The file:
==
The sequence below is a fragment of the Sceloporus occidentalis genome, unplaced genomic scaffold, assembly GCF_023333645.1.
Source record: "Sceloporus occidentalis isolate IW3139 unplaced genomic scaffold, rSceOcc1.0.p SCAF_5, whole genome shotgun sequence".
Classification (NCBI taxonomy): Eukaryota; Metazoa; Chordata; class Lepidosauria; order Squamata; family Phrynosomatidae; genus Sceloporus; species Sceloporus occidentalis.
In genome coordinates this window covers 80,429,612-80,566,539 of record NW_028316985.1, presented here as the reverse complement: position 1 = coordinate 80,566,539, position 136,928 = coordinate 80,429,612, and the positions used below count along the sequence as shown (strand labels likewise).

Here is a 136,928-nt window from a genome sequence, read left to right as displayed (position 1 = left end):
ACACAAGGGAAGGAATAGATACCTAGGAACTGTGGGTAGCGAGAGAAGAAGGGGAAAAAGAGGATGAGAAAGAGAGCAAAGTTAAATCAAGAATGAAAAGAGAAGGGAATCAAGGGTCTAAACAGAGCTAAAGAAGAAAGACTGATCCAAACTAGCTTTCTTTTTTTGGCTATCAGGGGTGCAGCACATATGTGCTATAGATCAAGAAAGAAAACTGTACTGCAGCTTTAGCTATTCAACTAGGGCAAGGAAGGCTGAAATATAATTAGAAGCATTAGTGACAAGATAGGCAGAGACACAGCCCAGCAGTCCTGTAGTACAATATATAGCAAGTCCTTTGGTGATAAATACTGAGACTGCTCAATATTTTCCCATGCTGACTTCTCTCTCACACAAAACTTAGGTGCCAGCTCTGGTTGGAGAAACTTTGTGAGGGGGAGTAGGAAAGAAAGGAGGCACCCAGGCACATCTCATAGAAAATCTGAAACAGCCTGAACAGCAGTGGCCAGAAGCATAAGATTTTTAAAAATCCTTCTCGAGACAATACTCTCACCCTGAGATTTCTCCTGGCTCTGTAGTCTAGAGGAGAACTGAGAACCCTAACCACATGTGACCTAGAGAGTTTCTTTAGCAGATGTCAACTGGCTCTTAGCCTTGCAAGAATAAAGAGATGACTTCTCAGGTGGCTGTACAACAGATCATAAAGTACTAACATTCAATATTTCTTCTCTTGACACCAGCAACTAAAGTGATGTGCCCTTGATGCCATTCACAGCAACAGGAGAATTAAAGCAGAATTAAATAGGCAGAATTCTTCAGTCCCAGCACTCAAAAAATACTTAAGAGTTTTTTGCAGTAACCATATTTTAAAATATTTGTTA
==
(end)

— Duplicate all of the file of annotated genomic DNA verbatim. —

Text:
The sequence below is a fragment of the Sceloporus occidentalis genome, unplaced genomic scaffold, assembly GCF_023333645.1.
Source record: "Sceloporus occidentalis isolate IW3139 unplaced genomic scaffold, rSceOcc1.0.p SCAF_5, whole genome shotgun sequence".
Classification (NCBI taxonomy): Eukaryota; Metazoa; Chordata; class Lepidosauria; order Squamata; family Phrynosomatidae; genus Sceloporus; species Sceloporus occidentalis.
In genome coordinates this window covers 80,429,612-80,566,539 of record NW_028316985.1, presented here as the reverse complement: position 1 = coordinate 80,566,539, position 136,928 = coordinate 80,429,612, and the positions used below count along the sequence as shown (strand labels likewise).

Here is a 136,928-nt window from a genome sequence, read left to right as displayed (position 1 = left end):
ACACAAGGGAAGGAATAGATACCTAGGAACTGTGGGTAGCGAGAGAAGAAGGGGAAAAAGAGGATGAGAAAGAGAGCAAAGTTAAATCAAGAATGAAAAGAGAAGGGAATCAAGGGTCTAAACAGAGCTAAAGAAGAAAGACTGATCCAAACTAGCTTTCTTTTTTTGGCTATCAGGGGTGCAGCACATATGTGCTATAGATCAAGAAAGAAAACTGTACTGCAGCTTTAGCTATTCAACTAGGGCAAGGAAGGCTGAAATATAATTAGAAGCATTAGTGACAAGATAGGCAGAGACACAGCCCAGCAGTCCTGTAGTACAATATATAGCAAGTCCTTTGGTGATAAATACTGAGACTGCTCAATATTTTCCCATGCTGACTTCTCTCTCACACAAAACTTAGGTGCCAGCTCTGGTTGGAGAAACTTTGTGAGGGGGAGTAGGAAAGAAAGGAGGCACCCAGGCACATCTCATAGAAAATCTGAAACAGCCTGAACAGCAGTGGCCAGAAGCATAAGATTTTTAAAAATCCTTCTCGAGACAATACTCTCACCCTGAGATTTCTCCTGGCTCTGTAGTCTAGAGGAGAACTGAGAACCCTAACCACATGTGACCTAGAGAGTTTCTTTAGCAGATGTCAACTGGCTCTTAGCCTTGCAAGAATAAAGAGATGACTTCTCAGGTGGCTGTACAACAGATCATAAAGTACTAACATTCAATATTTCTTCTCTTGACACCAGCAACTAAAGTGATGTGCCCTTGATGCCATTCACAGCAACAGGAGAATTAAAGCAGAATTAAATAGGCAGAATTCTTCAGTCCCAGCACTCAAAAAATACTTAAGAGTTTTTTGCAGTAACCATATTTTAAAATATTTGTTA